Seeds With A Long Shelf-Life

No one knows exactly when a disaster situation could occur. That’s part of the scariness of these types of scenarios: they are unplanned and, to some extent, cannot be planned for.

One thing that you can do is think about the most likely scenarios and plan for those particular situations. Also, you can consider the common needs that each scenario will have: food, water, shelter, protection / self-defense. No matter what happens, all of these will be necessary to help you live through the situation and all of these can be planned for now.

Take food, for example. You’ll want to have shelf-storable food ready to go (or already in place at your bug out location) to help get you through the initial difficulties. Ideally, you’ll want to be able to survive on your stored food at least long enough to be able to find another food source such as getting your own garden going wherever you relocate.

You’ll also likely want to have seeds stored and ready to take with you for this garden. To help you with this, Jacki Andre offers eight kinds seeds which you can pack up in your bug out bag to take with you. Why? Because all eight of these seeds will last at least five years if taken care of. These eight are:

  1. Broccoli
  2. Cabbage
  3. Cauliflower
  4. Cucumber
  5. Muskmelons
  6. Spinach
  7. Radishes
  8. Lettuce

There’s lots of leafy goodness in that list, so, if you don’t particularly care for leaf vegetables, it may be worth finding some recipes to make them more palatable for you. Surviving another day can be a good reason to change the preferences of your taste buds.

Andre also gives some good tips on prolonging the shelf life of all of your seeds:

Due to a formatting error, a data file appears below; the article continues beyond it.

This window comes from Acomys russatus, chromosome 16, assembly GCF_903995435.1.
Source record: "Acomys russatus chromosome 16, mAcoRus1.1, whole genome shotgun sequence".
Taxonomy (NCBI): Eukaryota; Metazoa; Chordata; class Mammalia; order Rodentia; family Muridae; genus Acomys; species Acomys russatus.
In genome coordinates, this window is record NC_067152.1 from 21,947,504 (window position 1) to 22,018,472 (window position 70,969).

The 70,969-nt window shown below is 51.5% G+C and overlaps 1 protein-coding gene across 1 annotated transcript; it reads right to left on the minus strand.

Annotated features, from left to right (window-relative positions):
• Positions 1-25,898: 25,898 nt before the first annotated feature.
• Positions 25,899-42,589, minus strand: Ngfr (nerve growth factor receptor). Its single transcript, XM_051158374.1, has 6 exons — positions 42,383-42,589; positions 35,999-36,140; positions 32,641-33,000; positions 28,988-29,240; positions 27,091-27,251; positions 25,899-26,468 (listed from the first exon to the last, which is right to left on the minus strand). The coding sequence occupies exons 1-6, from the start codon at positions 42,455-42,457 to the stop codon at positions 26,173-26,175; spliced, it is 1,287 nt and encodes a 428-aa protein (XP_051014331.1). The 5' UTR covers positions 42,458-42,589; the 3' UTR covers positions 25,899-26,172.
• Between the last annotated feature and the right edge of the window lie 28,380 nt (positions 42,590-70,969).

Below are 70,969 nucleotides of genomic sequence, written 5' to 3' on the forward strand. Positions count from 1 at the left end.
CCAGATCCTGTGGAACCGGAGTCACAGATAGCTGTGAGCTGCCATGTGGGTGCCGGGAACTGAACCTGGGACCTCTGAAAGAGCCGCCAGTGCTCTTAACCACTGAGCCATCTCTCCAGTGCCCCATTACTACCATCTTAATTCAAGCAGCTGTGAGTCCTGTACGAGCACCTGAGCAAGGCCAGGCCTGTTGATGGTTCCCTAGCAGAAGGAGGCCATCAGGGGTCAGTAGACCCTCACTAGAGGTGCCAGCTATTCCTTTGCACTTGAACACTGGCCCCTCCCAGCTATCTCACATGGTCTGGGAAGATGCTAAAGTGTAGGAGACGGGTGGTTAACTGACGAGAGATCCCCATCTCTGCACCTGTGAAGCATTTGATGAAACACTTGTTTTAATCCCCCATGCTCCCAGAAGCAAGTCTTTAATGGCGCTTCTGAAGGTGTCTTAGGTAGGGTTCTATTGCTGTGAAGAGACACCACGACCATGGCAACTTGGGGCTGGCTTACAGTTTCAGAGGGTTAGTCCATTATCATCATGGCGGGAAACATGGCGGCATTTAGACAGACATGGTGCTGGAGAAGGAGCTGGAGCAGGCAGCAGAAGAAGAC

Seeds are best stored in cool, dry locations. A general guideline is to keep the combined temperature and humidity level under 100. As an example, the ideal temperature for seed storage is about 40-45 degrees Fahrenheit, which would allow for a maximum humidity level of about 50 percent. To keep your seeds dry, store them in an airtight container. Glass jars with rubber seals on their lids, like baby food or home canning jars, work best. If you’re concerned about moisture within the jar, you can add in a desiccant such as rice.

Keeping the seeds in the fridge or freezer is an excellent way to maintain perfect storage conditions. Keep in mind that frost-free fridges and freezers work by drawing out moisture, and can seriously dry out seeds. However, as long as your seeds are in an appropriate container, they shouldn’t become damaged.

Remember, now is the time to start setting these seeds aside and storing them for future use. The best time to prepare is now, before you need it.

What are your best tips for seed storage? Tell us below.

 
 

  • Rowdie

    Add tomato seed to your list.I have planted tomato seed that was over 4 years old and had a 50% germination rate. These seeds were not refrigerated or frozen. I would think they would last at least 5 years if they were frozen. Be sure that saved seed came from totally ripe vegetables. White peppers must turn red to have viable seed. White tomatoes are ripe when totally white [unike peppers].

  • dltaylor51

    anyone who is food fussy during a SHTF scenario deserves to starve out.eating dead people to keep from dying of starvation is not off the table either so that in itself makes broccoli sound pretty damned good.Carry lots of seasoned gravy and taco mixes in your bug out bag just in case you have to drowned out the taste of something even less palatable than broccoli.